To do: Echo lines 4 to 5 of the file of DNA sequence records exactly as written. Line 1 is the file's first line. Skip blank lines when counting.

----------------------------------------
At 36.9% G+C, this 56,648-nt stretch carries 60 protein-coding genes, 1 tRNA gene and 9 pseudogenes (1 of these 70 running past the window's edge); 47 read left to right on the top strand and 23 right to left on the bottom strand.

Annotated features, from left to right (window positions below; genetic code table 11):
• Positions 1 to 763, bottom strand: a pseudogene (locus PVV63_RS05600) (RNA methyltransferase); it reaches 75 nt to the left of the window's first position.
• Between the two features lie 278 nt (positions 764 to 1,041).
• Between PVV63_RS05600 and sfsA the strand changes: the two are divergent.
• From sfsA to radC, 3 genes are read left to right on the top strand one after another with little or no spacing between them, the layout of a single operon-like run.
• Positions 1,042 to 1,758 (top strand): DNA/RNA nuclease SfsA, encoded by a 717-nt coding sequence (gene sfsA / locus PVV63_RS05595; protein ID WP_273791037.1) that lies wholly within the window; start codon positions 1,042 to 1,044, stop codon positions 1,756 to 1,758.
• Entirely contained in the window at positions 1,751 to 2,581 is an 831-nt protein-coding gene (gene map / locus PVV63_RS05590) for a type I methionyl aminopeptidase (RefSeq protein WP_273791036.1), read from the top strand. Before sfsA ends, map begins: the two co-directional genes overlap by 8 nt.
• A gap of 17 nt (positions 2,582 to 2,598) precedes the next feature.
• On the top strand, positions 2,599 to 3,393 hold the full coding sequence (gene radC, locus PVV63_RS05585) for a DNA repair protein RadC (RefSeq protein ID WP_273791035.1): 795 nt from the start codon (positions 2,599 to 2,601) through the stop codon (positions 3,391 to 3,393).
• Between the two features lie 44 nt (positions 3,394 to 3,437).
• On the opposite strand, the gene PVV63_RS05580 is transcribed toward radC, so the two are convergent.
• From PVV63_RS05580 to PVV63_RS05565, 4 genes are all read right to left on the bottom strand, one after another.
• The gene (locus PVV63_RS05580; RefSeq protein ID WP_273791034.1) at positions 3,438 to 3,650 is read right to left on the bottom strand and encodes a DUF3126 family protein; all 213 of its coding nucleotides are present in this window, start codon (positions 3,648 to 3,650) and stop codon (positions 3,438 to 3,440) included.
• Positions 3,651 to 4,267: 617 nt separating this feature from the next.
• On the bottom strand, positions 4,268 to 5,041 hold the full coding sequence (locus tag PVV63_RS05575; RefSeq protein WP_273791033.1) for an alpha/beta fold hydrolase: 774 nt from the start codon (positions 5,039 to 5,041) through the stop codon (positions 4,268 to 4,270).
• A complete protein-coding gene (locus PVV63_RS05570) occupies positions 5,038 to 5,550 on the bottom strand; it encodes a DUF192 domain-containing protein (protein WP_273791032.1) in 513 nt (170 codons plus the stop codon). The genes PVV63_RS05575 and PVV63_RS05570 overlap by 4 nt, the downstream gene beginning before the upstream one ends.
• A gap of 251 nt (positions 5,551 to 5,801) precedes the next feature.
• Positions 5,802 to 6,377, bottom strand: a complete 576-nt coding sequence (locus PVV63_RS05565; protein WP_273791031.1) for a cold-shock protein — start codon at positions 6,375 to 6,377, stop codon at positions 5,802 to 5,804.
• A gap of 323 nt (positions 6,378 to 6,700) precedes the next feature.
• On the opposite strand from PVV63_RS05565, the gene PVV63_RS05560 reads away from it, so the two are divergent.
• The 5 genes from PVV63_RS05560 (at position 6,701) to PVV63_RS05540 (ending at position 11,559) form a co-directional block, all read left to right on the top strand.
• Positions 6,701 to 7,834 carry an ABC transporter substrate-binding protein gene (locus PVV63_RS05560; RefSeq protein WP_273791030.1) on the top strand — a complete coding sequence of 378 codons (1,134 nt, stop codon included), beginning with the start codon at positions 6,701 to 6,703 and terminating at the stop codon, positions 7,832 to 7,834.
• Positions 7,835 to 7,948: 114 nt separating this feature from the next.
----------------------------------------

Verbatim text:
• Between the two features lie 278 nt (positions 764 to 1,041).
• Between PVV63_RS05600 and sfsA the strand changes: the two are divergent.